OBJECTIVE To determine the influence of various neck positions on cervical vertebral radiographic measurements in horses.
ANIMALS 18 client-owned horses examined for lameness but free of cervical disease.
PROCEDURES Laterolateral radiographs of the cervical vertebrae from C1 through T1 were acquired for each horse in 3 neck positions (low, neutral, and high). Minimum sagittal diameter, intravertebral sagittal diameter (intra-VSD) ratio, inter-VSD ratio, length of the articular processes joint ratio, vertebral alignment angle, and vertebral fossa angle were measured at each segment in each neck position. Values for the high and low positions were compared with those for the neutral position.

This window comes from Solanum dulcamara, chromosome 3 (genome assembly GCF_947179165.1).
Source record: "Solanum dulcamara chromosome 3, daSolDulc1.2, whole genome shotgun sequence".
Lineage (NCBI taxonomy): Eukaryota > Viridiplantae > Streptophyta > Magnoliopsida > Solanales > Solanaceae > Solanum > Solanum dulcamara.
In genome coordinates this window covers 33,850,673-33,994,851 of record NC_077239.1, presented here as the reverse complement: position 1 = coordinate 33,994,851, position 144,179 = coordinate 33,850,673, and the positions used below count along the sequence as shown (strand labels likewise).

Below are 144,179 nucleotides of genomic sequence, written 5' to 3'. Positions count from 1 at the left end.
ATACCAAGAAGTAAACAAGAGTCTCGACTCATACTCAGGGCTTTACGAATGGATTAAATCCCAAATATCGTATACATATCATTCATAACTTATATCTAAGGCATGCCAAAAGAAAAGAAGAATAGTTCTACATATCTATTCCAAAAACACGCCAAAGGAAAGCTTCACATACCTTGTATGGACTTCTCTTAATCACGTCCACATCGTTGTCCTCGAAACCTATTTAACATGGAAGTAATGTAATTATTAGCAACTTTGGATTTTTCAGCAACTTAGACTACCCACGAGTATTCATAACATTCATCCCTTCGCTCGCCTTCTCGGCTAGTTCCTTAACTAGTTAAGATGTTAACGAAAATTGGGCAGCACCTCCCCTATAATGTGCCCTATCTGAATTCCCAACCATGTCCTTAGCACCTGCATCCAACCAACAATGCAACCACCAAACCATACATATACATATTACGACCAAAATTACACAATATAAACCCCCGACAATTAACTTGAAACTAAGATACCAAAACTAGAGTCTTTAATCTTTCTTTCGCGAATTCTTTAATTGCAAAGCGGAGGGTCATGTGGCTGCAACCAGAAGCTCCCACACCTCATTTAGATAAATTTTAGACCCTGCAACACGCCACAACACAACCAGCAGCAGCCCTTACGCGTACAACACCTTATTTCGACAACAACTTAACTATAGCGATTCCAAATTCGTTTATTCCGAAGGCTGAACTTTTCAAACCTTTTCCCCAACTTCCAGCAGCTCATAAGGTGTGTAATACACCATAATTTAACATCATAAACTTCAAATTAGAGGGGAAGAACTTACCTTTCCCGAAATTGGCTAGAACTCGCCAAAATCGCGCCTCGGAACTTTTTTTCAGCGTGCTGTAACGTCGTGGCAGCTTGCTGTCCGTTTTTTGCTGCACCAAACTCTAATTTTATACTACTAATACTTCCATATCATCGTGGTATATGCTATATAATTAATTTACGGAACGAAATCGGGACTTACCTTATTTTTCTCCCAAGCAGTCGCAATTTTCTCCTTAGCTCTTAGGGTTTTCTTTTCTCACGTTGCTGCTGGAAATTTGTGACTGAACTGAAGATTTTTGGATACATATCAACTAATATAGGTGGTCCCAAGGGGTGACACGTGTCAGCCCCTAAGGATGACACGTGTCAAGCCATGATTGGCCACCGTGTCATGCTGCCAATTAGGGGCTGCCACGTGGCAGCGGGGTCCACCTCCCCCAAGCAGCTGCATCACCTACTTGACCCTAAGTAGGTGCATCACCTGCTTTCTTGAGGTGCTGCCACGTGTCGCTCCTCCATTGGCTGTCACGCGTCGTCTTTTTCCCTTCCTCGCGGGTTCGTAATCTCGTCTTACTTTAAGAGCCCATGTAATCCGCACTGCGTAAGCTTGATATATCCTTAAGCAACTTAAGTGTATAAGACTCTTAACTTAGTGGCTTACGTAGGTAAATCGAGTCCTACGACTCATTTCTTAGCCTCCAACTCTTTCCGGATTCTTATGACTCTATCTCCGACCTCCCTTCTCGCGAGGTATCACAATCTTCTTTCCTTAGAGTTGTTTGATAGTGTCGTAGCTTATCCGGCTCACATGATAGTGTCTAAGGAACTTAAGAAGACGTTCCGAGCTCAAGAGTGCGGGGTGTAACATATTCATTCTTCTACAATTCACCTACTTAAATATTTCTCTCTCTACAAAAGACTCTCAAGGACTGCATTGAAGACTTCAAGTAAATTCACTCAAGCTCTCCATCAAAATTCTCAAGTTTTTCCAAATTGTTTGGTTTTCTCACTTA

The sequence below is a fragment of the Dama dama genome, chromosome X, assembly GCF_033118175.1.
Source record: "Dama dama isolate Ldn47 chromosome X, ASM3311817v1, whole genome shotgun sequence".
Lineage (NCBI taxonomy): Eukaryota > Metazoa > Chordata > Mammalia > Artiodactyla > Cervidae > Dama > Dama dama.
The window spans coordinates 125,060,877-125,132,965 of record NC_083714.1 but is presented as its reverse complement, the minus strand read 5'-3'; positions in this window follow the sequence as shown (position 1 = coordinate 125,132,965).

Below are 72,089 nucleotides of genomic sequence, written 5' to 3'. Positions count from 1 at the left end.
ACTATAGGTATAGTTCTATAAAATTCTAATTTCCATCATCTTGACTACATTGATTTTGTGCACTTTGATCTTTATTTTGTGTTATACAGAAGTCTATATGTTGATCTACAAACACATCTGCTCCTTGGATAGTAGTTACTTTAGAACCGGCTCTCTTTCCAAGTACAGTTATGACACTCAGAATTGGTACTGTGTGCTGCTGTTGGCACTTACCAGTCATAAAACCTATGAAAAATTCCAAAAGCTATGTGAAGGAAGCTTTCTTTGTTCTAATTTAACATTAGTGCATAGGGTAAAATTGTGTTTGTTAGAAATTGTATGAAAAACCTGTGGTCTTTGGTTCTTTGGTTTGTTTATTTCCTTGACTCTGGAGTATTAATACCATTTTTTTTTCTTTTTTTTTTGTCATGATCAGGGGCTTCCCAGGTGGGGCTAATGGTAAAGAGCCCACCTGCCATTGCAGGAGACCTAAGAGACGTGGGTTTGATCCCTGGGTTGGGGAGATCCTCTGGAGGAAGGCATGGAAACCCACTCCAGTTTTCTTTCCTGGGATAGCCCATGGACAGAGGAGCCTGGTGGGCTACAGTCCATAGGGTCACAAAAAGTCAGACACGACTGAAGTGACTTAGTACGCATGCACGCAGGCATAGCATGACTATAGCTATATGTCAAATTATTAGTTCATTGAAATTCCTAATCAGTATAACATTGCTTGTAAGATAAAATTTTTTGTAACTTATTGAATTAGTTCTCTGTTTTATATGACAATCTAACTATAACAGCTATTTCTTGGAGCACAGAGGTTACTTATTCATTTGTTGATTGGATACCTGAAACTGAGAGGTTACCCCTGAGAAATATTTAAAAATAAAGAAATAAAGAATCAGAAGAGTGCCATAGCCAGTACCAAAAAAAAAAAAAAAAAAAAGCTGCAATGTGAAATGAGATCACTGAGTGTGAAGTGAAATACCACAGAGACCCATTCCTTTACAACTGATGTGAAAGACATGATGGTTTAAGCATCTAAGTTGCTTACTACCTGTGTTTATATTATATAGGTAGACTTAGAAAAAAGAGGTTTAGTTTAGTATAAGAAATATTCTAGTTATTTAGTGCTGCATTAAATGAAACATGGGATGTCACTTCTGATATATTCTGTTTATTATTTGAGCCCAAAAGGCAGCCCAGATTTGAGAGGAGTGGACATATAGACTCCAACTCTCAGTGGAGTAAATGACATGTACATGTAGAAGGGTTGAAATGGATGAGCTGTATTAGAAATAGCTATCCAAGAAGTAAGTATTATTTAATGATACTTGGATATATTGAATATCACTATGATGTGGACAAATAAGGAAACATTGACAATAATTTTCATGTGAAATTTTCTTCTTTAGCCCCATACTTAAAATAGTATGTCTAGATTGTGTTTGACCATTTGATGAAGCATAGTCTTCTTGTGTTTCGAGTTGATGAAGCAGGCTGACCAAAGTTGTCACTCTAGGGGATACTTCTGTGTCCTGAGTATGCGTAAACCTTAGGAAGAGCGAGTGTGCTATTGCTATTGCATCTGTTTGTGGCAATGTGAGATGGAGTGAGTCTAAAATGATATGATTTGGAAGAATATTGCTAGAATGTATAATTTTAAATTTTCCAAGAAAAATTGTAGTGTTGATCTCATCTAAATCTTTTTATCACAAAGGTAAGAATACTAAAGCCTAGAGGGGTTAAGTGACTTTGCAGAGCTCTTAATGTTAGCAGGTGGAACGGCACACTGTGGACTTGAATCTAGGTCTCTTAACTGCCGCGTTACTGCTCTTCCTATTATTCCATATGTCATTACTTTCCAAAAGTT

RESULTS No significant differences from neutral position values were identified for minimum sagittal diameter, intra-VSD ratio, and vertebral fossa angle as measured in low and high neck positions. Compared with results in the neutral position, the high position resulted in a greater vertebral alignment angle at C3–4 and inter-VSD ratio at C4–5 and a lower length of the articular processes joint ratio at C2–3, C3–4, and C4–5; the low position resulted in a lower vertebral alignment angle at C4–5. However, all observed differences were small.
CONCLUSIONS AND CLINICAL RELEVANCE Neck position influenced some radiographic measurements of the cervical vertebrae in horses free of cervical disease. However, because several of these measurements were not or were only minimally affected by neck position, some latitude in neck position may be possible without concern about substantially affecting radiographic measurements in this region.